What is the role of xylene in the etiology of toxic neuropathy?

Updated: Dec 06, 2017
  • Author: Jonathan S Rutchik, MD, MPH, FACOEM; Chief Editor: Tarakad S Ramachandran, MBBS, MBA, MPH, FAAN, FACP, FAHA, FRCP, FRCPC, FRS, LRCP, MRCP, MRCS  more...
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Answer

Xylene often is a component of paints and other industrial processes (see Table 3 for other uses of xylene). A literature search using Medline uncovered 11 epidemiologic studies of painters or other subjects with occupational exposure to organic solvents, including xylene, that found positive associations between exposure and PNS dysfunction. Two studies reported that vibration sensation was significantly less acute in 102 painters than in 102 age- and sex-matched controls. Four studies utilized quantitative sensory test (QST) methods.

In 1991, Bleecker found a correlation between increasing exposure dose and elevated vibration sensation thresholds in 187 workers from 2 paint-manufacturing plants. [33] A second study noted higher vibration thresholds in 80 exposed painters than in controls. [34] Demers et al noted statistically significant differences in vibrotactile measurements by QST of upper and lower extremities between 28 painters and 20 nonexposed controls. [35] In 1989, Bove et al compared 93 painters to a nonexposed control population of 105 construction workers. [36] Subjects were tested by 2 QST devices, a vibrometer and a temperature sensitivity tester. Painters had significantly higher temperature sensation thresholds, and exposure intensity and cumulative exposure over the past month and year were associated positively with vibration thresholds.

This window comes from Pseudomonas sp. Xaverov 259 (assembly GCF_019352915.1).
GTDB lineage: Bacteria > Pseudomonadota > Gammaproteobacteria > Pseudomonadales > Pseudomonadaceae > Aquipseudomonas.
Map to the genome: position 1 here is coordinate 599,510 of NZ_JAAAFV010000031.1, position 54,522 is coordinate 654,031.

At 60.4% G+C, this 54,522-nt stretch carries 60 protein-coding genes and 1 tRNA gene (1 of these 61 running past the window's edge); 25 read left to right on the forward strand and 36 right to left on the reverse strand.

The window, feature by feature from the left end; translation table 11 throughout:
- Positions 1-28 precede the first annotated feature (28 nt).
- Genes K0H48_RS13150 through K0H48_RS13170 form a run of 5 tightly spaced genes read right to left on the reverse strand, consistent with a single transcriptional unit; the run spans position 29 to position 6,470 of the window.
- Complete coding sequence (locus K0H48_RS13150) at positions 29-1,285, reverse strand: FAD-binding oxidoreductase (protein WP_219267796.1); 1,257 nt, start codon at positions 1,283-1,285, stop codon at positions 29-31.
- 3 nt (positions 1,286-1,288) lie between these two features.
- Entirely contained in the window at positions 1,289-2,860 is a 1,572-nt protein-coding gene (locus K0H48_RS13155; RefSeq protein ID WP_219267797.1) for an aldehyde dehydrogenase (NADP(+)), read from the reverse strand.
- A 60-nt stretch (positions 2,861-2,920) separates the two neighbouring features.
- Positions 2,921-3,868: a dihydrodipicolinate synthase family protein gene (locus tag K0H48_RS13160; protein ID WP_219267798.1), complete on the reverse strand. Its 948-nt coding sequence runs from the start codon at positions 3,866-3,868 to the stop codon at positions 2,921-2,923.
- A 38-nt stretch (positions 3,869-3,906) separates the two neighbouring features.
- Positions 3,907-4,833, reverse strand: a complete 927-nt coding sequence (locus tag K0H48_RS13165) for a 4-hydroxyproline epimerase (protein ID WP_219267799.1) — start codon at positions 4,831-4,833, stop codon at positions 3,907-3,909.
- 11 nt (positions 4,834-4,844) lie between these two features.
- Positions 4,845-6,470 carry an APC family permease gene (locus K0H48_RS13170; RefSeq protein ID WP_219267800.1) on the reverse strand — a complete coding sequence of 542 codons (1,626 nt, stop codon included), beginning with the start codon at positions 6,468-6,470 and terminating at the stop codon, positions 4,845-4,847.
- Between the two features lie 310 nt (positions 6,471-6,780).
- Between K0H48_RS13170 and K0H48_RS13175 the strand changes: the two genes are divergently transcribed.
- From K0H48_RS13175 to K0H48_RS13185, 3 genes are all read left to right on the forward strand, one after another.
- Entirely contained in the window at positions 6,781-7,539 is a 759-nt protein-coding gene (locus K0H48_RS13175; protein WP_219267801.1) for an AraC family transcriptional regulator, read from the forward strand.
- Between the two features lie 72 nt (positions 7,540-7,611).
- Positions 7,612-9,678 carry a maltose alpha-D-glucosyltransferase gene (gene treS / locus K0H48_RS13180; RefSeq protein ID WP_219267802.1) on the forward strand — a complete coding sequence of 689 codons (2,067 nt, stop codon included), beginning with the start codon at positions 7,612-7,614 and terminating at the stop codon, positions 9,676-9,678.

In 1989, Padilla et al performed an important animal study in which axonal transport was noted to be decreased by 30-50% in the rat optic nerve system immediately and 13 hours after inhalation exposure to xylene. Exposure was subacute; 800 and 1600 ppm for 6 hours/day, 5 days a week for 8 days led to these abnormalities. The authors concluded that the decreased supply of cellular materials to the axon and nerve-ending regions could initiate the neuronal malfunction reported in solvent-exposed animals and humans. [37] As axonal transport is a process common to all nerves, any perturbation in these processes may disrupt the structure and functional integrity of the neuron. This mechanism has been used to explain both the CNS and PNS toxicity from organic solvents.

Seven men aged 17-22 years developed severe distal symmetrical polyneuropathy after repeatedly inhaling a commercially available brand of lacquer thinner that was composed predominantly of xylene. All 7 were disabled permanently with motor weakness. One man died, 3 remained wheelchair bound, and 3 could walk but demonstrated varying degrees of weakness. Pathologic specimens revealed evidence of peripheral neuropathy.


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